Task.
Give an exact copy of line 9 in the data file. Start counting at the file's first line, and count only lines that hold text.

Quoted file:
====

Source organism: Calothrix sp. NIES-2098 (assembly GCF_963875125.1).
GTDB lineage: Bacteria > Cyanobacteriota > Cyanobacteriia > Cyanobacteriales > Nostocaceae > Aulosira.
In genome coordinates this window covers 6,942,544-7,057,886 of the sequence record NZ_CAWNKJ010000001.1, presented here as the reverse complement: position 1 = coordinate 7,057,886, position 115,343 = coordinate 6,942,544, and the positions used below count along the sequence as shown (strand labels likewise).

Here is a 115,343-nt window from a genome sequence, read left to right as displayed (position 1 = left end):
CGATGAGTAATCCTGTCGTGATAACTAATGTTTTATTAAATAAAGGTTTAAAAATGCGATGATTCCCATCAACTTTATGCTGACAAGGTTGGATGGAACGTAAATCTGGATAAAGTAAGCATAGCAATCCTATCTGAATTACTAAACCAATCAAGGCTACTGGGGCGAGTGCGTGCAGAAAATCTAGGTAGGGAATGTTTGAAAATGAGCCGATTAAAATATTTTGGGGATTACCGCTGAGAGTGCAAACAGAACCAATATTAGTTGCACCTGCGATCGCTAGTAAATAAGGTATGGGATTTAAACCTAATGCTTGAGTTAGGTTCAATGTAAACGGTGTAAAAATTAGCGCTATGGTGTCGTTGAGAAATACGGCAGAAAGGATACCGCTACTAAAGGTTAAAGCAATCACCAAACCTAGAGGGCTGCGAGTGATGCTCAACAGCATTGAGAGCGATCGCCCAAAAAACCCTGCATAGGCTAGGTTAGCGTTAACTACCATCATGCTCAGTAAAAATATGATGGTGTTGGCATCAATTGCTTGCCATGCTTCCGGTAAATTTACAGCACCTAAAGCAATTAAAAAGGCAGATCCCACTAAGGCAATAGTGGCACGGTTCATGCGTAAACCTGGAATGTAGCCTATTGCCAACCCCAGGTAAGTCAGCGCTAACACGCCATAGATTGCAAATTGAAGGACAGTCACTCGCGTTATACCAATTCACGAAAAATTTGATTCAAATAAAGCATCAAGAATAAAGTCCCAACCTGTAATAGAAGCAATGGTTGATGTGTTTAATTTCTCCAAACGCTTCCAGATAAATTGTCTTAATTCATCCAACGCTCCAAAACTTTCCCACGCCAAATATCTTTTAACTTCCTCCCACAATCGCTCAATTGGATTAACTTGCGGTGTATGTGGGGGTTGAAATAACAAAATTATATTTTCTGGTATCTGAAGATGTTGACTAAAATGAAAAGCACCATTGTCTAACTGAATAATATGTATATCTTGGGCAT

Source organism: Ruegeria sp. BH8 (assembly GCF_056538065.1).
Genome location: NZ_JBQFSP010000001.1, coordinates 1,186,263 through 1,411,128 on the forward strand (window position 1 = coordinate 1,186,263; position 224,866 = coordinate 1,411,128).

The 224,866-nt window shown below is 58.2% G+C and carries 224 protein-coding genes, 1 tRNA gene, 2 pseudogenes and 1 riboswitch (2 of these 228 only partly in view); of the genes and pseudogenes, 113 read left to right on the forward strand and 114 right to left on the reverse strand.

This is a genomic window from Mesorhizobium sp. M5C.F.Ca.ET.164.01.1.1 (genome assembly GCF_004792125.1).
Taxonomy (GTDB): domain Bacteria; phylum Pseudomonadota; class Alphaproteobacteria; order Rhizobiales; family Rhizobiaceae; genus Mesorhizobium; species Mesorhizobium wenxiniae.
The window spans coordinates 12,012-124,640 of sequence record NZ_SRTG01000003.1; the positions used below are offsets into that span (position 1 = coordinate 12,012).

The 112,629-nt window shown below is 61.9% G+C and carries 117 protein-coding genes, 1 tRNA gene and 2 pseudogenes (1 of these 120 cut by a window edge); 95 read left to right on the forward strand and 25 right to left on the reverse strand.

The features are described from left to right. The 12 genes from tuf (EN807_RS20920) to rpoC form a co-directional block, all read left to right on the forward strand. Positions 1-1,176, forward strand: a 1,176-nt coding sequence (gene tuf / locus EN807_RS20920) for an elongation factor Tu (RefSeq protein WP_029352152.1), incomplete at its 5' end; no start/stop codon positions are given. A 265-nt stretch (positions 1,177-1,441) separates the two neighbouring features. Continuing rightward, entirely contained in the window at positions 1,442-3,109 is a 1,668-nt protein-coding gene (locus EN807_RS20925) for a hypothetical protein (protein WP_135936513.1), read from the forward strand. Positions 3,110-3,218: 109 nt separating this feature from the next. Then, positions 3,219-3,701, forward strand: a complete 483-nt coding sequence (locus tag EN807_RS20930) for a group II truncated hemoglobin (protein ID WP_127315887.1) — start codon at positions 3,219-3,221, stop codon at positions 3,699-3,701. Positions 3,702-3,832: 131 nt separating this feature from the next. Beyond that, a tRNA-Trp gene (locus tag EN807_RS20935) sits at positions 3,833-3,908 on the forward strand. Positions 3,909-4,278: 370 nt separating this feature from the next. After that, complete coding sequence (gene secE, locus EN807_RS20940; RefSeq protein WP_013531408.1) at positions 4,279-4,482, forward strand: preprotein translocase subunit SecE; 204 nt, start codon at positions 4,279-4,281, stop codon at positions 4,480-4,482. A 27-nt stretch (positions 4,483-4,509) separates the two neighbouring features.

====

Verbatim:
This is a genomic window from Mesorhizobium sp. M5C.F.Ca.ET.164.01.1.1 (genome assembly GCF_004792125.1).